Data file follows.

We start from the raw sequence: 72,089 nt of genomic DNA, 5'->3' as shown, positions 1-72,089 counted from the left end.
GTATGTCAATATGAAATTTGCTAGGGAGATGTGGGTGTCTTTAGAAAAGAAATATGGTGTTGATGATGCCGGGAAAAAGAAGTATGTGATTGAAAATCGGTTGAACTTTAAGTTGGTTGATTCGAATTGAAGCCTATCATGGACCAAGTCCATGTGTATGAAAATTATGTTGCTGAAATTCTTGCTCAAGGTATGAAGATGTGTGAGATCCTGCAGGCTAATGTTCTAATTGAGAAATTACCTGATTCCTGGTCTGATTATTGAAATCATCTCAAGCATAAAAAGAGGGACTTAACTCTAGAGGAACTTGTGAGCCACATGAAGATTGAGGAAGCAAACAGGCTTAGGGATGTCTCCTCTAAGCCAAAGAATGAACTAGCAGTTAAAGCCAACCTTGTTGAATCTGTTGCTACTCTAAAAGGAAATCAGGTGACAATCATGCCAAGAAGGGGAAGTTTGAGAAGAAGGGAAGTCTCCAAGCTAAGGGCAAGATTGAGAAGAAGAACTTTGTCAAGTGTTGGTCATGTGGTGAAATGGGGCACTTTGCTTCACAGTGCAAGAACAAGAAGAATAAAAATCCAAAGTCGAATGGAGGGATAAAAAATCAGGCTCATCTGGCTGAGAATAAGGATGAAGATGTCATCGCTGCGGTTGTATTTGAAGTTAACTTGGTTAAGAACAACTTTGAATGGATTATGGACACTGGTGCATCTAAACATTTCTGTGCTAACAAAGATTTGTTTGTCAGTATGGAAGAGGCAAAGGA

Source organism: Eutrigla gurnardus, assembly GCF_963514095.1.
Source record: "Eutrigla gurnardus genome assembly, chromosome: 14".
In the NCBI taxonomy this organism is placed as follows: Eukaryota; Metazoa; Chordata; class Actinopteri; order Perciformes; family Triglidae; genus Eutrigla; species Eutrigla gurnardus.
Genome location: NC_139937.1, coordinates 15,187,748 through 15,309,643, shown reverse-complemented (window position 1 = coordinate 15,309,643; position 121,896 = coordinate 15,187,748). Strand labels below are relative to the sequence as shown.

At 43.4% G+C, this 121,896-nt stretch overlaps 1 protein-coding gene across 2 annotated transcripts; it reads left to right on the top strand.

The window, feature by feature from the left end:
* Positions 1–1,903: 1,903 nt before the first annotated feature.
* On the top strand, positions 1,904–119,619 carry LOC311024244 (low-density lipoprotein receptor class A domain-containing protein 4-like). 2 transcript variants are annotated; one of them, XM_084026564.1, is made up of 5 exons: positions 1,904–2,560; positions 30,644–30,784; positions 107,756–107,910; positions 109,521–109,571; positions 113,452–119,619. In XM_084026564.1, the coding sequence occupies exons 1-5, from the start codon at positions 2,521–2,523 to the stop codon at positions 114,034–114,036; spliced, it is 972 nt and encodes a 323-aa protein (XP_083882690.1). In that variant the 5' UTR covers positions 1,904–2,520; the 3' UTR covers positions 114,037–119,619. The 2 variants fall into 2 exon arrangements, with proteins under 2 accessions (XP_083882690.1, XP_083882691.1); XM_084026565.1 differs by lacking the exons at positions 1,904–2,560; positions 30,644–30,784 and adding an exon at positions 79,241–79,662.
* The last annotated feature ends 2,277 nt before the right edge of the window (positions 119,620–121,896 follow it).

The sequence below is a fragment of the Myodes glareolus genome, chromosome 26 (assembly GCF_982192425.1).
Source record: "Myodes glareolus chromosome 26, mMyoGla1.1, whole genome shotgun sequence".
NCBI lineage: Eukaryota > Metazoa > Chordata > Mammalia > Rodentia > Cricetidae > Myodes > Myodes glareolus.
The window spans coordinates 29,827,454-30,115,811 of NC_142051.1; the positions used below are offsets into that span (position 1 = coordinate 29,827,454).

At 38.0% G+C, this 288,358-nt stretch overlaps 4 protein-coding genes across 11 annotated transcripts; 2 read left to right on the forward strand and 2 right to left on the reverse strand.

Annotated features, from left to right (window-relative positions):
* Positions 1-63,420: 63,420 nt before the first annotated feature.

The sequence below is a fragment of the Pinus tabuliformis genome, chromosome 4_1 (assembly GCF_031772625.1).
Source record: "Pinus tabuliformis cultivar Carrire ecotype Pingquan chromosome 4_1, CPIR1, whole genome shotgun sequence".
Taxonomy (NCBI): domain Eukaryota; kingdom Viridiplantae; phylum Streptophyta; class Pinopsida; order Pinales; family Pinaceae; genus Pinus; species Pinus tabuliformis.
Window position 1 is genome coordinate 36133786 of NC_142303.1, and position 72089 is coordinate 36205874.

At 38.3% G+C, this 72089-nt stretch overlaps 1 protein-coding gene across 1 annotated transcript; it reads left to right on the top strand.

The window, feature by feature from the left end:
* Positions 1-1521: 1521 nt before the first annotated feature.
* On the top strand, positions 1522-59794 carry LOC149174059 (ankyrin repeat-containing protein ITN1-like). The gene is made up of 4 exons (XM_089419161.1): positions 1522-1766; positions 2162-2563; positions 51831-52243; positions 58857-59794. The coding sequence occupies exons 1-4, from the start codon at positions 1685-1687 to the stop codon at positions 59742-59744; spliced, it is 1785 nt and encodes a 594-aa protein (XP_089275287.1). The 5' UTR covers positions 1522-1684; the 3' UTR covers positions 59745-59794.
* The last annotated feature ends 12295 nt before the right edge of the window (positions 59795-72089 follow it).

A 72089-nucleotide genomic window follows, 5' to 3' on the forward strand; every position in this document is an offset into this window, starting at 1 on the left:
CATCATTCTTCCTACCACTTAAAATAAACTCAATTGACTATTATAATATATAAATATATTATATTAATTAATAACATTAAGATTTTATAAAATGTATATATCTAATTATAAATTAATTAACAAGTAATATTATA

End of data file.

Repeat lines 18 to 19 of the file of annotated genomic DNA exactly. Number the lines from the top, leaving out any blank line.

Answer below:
* Positions 1-63,420: 63,420 nt before the first annotated feature.

The sequence below is a fragment of the Pinus tabuliformis genome, chromosome 4_1 (assembly GCF_031772625.1).